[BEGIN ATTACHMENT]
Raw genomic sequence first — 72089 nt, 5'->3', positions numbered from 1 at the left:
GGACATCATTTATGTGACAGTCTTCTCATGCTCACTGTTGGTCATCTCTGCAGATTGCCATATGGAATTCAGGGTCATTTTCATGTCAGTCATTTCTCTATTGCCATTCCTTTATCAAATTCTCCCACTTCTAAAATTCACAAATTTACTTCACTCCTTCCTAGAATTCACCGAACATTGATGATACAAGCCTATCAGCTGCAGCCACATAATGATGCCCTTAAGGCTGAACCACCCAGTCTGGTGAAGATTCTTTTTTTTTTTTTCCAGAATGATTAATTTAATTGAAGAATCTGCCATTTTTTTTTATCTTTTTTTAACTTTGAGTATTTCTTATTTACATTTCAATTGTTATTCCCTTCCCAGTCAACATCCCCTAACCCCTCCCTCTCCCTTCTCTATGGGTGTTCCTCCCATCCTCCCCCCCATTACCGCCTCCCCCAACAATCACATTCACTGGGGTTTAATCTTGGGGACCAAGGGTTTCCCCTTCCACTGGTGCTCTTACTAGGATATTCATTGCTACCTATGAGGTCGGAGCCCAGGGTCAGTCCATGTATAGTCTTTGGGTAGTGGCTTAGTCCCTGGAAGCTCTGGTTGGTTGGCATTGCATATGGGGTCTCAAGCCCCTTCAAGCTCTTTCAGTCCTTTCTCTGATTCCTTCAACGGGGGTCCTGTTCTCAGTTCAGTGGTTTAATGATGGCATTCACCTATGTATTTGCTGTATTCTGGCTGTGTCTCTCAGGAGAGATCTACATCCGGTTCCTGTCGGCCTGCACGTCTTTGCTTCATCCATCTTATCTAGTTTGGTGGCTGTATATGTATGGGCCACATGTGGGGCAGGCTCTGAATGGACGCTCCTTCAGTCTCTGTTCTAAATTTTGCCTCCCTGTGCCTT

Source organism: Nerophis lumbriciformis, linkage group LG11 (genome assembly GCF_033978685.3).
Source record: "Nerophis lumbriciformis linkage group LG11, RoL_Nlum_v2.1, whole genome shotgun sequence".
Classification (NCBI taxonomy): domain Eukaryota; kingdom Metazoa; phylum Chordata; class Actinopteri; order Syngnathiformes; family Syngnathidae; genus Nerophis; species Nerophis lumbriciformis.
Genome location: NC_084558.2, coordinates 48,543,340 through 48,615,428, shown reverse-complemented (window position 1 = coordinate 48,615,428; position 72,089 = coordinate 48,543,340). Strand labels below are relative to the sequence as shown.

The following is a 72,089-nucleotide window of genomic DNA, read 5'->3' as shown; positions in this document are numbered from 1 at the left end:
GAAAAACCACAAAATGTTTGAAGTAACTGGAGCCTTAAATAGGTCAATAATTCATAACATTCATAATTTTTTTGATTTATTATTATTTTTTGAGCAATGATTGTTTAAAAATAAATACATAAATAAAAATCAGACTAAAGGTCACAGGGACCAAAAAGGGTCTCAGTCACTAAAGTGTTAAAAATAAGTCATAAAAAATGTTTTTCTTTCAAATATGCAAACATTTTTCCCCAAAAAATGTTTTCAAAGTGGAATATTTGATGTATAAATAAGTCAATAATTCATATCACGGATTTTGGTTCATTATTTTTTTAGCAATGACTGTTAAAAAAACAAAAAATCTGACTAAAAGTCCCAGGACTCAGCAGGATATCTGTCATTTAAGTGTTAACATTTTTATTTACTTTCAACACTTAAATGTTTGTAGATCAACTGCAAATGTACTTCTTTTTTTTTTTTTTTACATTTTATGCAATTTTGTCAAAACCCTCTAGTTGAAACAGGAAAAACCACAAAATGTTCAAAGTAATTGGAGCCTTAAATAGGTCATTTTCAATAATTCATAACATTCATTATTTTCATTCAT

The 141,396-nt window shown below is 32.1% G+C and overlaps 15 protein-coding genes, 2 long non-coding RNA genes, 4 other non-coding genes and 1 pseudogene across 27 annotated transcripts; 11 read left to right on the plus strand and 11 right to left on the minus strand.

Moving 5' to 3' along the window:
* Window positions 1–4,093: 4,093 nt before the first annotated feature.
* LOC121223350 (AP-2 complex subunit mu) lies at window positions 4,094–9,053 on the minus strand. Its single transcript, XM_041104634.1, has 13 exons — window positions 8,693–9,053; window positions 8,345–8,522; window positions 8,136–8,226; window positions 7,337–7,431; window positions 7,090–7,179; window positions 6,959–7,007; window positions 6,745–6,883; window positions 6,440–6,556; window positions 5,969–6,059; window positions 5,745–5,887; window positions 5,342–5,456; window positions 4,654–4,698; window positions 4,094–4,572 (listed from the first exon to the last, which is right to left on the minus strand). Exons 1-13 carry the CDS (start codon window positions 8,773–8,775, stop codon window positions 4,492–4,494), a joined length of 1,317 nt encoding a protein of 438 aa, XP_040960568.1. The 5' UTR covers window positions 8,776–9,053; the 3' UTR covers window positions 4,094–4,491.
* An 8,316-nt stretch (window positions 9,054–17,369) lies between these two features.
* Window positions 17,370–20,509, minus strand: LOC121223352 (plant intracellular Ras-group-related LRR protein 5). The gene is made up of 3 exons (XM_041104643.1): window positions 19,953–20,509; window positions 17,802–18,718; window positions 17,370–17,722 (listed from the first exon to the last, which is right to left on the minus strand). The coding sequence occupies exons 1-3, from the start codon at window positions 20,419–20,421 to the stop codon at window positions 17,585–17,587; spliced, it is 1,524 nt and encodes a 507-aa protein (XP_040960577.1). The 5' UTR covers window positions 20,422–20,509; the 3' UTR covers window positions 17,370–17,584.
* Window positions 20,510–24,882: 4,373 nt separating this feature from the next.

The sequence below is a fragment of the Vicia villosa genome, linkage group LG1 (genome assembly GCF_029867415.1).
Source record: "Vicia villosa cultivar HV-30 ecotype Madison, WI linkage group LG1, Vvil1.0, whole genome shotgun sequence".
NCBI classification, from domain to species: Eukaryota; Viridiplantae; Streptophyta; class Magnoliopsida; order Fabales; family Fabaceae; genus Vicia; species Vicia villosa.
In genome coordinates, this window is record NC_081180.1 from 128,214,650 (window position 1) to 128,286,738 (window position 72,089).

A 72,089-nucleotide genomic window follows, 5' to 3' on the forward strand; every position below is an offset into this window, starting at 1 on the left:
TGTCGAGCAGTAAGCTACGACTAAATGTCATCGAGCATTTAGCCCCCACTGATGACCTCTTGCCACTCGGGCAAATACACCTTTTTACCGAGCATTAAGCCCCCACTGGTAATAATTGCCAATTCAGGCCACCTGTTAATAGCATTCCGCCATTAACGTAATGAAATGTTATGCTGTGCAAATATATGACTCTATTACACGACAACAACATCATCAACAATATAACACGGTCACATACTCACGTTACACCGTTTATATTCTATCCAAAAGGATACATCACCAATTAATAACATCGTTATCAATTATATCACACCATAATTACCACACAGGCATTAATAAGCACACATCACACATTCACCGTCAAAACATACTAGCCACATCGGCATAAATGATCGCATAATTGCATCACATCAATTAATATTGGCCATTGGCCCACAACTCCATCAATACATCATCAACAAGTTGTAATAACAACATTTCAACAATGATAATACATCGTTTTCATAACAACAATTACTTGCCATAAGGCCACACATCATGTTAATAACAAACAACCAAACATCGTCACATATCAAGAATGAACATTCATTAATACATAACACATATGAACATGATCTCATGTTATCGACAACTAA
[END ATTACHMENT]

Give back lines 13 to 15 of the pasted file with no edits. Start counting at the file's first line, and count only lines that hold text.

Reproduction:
* An 8,316-nt stretch (window positions 9,054–17,369) lies between these two features.
* Window positions 17,370–20,509, minus strand: LOC121223352 (plant intracellular Ras-group-related LRR protein 5). The gene is made up of 3 exons (XM_041104643.1): window positions 19,953–20,509; window positions 17,802–18,718; window positions 17,370–17,722 (listed from the first exon to the last, which is right to left on the minus strand). The coding sequence occupies exons 1-3, from the start codon at window positions 20,419–20,421 to the stop codon at window positions 17,585–17,587; spliced, it is 1,524 nt and encodes a 507-aa protein (XP_040960577.1). The 5' UTR covers window positions 20,422–20,509; the 3' UTR covers window positions 17,370–17,584.
* Window positions 20,510–24,882: 4,373 nt separating this feature from the next.